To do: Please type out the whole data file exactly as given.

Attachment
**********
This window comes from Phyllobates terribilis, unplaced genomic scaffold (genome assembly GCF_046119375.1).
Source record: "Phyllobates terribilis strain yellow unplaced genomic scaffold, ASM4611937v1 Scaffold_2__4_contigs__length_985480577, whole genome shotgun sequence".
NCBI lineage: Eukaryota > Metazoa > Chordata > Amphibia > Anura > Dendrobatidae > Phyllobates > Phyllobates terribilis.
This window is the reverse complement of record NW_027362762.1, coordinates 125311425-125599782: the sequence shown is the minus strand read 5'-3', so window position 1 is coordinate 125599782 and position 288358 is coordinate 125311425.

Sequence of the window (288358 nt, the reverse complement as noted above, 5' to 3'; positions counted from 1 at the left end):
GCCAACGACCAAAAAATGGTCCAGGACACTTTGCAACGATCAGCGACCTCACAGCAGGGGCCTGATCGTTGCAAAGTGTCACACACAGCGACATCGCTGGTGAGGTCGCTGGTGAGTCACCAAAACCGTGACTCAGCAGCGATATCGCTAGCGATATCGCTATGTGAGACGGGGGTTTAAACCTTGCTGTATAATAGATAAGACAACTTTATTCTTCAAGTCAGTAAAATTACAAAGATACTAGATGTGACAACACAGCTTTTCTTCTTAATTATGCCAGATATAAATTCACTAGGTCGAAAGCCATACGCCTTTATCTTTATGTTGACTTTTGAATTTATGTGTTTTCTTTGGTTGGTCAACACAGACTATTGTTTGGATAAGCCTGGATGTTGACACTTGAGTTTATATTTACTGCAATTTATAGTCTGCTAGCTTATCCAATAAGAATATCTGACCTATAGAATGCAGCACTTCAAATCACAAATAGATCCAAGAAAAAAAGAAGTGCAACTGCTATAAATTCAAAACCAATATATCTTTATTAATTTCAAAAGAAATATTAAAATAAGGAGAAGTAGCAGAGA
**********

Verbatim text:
This window comes from Phyllobates terribilis, unplaced genomic scaffold (genome assembly GCF_046119375.1).
Source record: "Phyllobates terribilis strain yellow unplaced genomic scaffold, ASM4611937v1 Scaffold_2__4_contigs__length_985480577, whole genome shotgun sequence".
NCBI lineage: Eukaryota > Metazoa > Chordata > Amphibia > Anura > Dendrobatidae > Phyllobates > Phyllobates terribilis.
This window is the reverse complement of record NW_027362762.1, coordinates 125311425-125599782: the sequence shown is the minus strand read 5'-3', so window position 1 is coordinate 125599782 and position 288358 is coordinate 125311425.

Sequence of the window (288358 nt, the reverse complement as noted above, 5' to 3'; positions counted from 1 at the left end):
GCCAACGACCAAAAAATGGTCCAGGACACTTTGCAACGATCAGCGACCTCACAGCAGGGGCCTGATCGTTGCAAAGTGTCACACACAGCGACATCGCTGGTGAGGTCGCTGGTGAGTCACCAAAACCGTGACTCAGCAGCGATATCGCTAGCGATATCGCTATGTGAGACGGGGGTTTAAACCTTGCTGTATAATAGATAAGACAACTTTATTCTTCAAGTCAGTAAAATTACAAAGATACTAGATGTGACAACACAGCTTTTCTTCTTAATTATGCCAGATATAAATTCACTAGGTCGAAAGCCATACGCCTTTATCTTTATGTTGACTTTTGAATTTATGTGTTTTCTTTGGTTGGTCAACACAGACTATTGTTTGGATAAGCCTGGATGTTGACACTTGAGTTTATATTTACTGCAATTTATAGTCTGCTAGCTTATCCAATAAGAATATCTGACCTATAGAATGCAGCACTTCAAATCACAAATAGATCCAAGAAAAAAAGAAGTGCAACTGCTATAAATTCAAAACCAATATATCTTTATTAATTTCAAAAGAAATATTAAAATAAGGAGAAGTAGCAGAGA